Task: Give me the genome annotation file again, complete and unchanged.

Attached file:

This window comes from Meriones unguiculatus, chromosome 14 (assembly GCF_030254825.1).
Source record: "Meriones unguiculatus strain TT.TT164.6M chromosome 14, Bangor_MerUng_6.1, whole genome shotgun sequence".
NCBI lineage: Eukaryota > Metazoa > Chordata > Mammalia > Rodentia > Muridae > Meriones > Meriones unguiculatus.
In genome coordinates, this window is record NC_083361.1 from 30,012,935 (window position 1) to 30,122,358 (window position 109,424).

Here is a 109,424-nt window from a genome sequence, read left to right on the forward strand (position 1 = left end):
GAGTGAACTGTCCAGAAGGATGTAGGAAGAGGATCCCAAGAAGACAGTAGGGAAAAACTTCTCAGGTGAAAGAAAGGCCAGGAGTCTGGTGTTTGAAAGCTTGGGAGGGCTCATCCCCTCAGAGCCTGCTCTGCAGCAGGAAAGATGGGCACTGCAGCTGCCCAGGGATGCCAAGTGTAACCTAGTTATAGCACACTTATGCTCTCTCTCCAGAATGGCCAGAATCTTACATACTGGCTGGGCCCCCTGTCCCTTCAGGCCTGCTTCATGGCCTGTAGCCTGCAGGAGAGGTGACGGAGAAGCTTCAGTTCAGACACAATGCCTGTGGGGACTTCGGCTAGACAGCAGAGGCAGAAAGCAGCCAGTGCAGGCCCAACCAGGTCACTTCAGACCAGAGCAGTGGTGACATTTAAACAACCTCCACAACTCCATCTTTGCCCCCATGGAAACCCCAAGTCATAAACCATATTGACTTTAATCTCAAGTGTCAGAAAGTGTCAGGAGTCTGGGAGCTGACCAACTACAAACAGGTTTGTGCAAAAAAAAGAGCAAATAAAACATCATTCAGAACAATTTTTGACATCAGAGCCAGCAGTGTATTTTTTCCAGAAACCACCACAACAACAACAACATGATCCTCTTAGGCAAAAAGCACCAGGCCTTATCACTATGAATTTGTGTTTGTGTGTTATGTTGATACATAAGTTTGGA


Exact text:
This window comes from Meriones unguiculatus, chromosome 14 (assembly GCF_030254825.1).
Source record: "Meriones unguiculatus strain TT.TT164.6M chromosome 14, Bangor_MerUng_6.1, whole genome shotgun sequence".
NCBI lineage: Eukaryota > Metazoa > Chordata > Mammalia > Rodentia > Muridae > Meriones > Meriones unguiculatus.
In genome coordinates, this window is record NC_083361.1 from 30,012,935 (window position 1) to 30,122,358 (window position 109,424).

Here is a 109,424-nt window from a genome sequence, read left to right on the forward strand (position 1 = left end):
GAGTGAACTGTCCAGAAGGATGTAGGAAGAGGATCCCAAGAAGACAGTAGGGAAAAACTTCTCAGGTGAAAGAAAGGCCAGGAGTCTGGTGTTTGAAAGCTTGGGAGGGCTCATCCCCTCAGAGCCTGCTCTGCAGCAGGAAAGATGGGCACTGCAGCTGCCCAGGGATGCCAAGTGTAACCTAGTTATAGCACACTTATGCTCTCTCTCCAGAATGGCCAGAATCTTACATACTGGCTGGGCCCCCTGTCCCTTCAGGCCTGCTTCATGGCCTGTAGCCTGCAGGAGAGGTGACGGAGAAGCTTCAGTTCAGACACAATGCCTGTGGGGACTTCGGCTAGACAGCAGAGGCAGAAAGCAGCCAGTGCAGGCCCAACCAGGTCACTTCAGACCAGAGCAGTGGTGACATTTAAACAACCTCCACAACTCCATCTTTGCCCCCATGGAAACCCCAAGTCATAAACCATATTGACTTTAATCTCAAGTGTCAGAAAGTGTCAGGAGTCTGGGAGCTGACCAACTACAAACAGGTTTGTGCAAAAAAAAGAGCAAATAAAACATCATTCAGAACAATTTTTGACATCAGAGCCAGCAGTGTATTTTTTCCAGAAACCACCACAACAACAACAACATGATCCTCTTAGGCAAAAAGCACCAGGCCTTATCACTATGAATTTGTGTTTGTGTGTTATGTTGATACATAAGTTTGGA